Extended use to mean 'understand' is commonly attested in the three biblical texts, as a grammaticalization of the original senses. In this usage teki appears as a preposed auxiliary before the main verb.

    Though Bridges wasn't a linguist and lived before phonemic writing, his phonetic renderings are generally usable as-is. The original surviving manuscripts of the dictionary (at the British Library; I have copies) often show stresses absent from the very badly edited published version. His descriptions of the sound system can be found in a variety of publications, as well as in unpublished manuscripts (such as the 'lost' ms of the grammar I found mouldering unread at the US Library of Congress).

    Pre-Bridges renderings often miss subtle phonetic distinctions, and there were also differences between the five dialects recognized in the late 19th century. This can explain the seeming irregularities in the terminology.

    Yahgan had minimal sandhi effects, but truncations were quite common in compounding (similar to what one sees, say, in Siouan languages).

    The language, by the way, is almost, but not quite, dead. There is still an elderly speaker left, Cristina Calderon, who is in her 80's. The variety she speaks seems to be an amalgam of more than one dialect, but primarily one different from the one in Bridges' dictionary. Her dialect is simplified relative to that of the late 1800's (fewer inflections, more periphrasis, lowered vocabulary size, inclusion of Hispanicisms and Anglicisms from the Mission period). In addition the wealth of compount (serialized) verbs seems to be lacking in her speech.

    Secondly, though it isn't easily recognized as having near relatives in the local area (despite the claims of Joseph Greenberg and followers), I've found that there appears to be a relatively close genetic relation with Salishan languages all the way up the Pacific Coast in Oregon, Washington, Idaho, and British Columbia. This based on Aert Kuipers' Salishan etymological dictionary. Many, many matches in grammatical items, derivational materials, core and noncore vocabulary. I have lots of language materials from different American families and individual daughter languages- none have such a wealth of comparable terms. So not ISOLATED either.

    Yahgashagalumoala breaks down to Yahga- asha:ga (channel, pass, strait)-lum (shortened form of -(nd)aulum) 'from' (case suffix)- oala (men, pl.). Dunno what Yahga means- neither did Bridges. Possibly from aia:ku: 'arrow'?

    Jess Tauber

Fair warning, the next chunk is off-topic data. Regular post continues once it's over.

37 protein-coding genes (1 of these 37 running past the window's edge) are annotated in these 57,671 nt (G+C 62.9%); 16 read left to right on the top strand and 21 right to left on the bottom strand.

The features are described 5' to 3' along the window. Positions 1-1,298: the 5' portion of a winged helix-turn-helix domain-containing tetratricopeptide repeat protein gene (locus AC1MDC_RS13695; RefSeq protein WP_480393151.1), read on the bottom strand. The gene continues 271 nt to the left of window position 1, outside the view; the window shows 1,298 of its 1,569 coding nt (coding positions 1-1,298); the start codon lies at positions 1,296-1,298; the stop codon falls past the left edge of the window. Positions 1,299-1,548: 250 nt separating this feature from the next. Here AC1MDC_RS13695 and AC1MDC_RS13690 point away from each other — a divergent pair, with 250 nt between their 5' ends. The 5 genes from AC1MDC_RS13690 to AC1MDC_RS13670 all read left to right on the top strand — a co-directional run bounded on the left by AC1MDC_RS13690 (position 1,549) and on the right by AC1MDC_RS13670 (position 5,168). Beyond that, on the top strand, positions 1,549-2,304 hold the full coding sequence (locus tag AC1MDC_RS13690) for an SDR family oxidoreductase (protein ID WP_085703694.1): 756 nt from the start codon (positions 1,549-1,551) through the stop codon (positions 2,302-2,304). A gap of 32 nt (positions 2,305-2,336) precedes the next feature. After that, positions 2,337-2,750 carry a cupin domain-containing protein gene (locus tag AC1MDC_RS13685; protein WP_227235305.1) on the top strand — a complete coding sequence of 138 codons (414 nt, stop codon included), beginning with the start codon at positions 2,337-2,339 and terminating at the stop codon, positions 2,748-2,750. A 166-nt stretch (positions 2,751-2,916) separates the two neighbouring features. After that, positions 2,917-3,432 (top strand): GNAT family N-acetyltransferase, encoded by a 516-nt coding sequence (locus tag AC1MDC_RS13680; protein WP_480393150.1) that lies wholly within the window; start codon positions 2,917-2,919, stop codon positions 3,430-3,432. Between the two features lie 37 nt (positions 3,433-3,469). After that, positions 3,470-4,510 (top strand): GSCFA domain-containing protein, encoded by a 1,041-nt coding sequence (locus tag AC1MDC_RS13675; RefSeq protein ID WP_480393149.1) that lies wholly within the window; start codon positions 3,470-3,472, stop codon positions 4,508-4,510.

20. Maroseika Moderator

    This is very inetersting. So what's your opinion on the likelihood of the expanation "tekenika = I don't understand you"?
    I.e. did really tekenika < teke vnnaka or this is a folk etymological review?
    Can we interprete tekenika as just 'a stranger"?
  21. yahganlang New Member

    tekenika (and variants) works fine as teki+vnnaka. But the form isn't inflected for person, tense, etc. No nominals in a clause. So it can't literally mean 'I don't understand you', etc. More like 'difficulty understanding' leaving the rest implied but not said. The kind of simplification one might use when speaking English to someone we assume might have some exposure to, but not anything like fluency in, English, or be stupid, or deaf, etc.

    Jess Tauber
  22. Ushuaia

    Ushuaia Senior Member

    Buenos Aires
    castellano rioplatense
    Thanks, Jess, for your posts. Of course, the meaning I explained in my first post meant to talk only about the nature of the misunderstanding; while it was not etymologically proper, it made it clear that FitzRoy got an answer that meant something along the lines of "I fail to see/recognize/understand what it is you are asking me about" and he took it for an informative answer to the question he had asked.

    My interest was in this misunderstanding. "Tekenika" was not a Yamana toponym, nor a name of any kind: it was a phrase meaning something very different from what FitzRoy understood it meant.

    So we're back to the original question: is "tekenika" the ONLY expression/word of its kind?
  23. Maroseika Moderator

    And what do you think about this etymology of tekenika: could it really happen that the whole people has got its name just due to the kind of misunderstanding when someone asked "who are you" and got in response "bad understanding = teke vnnaka"?

    I just cannot imagine such a situation for real, because it seems quite evident for me that when dealing with someone knowing absolutely nothing in your language, it is senseless to ask him such complicated (gramatically) questions like "who are you" or "what is the name of your tribe".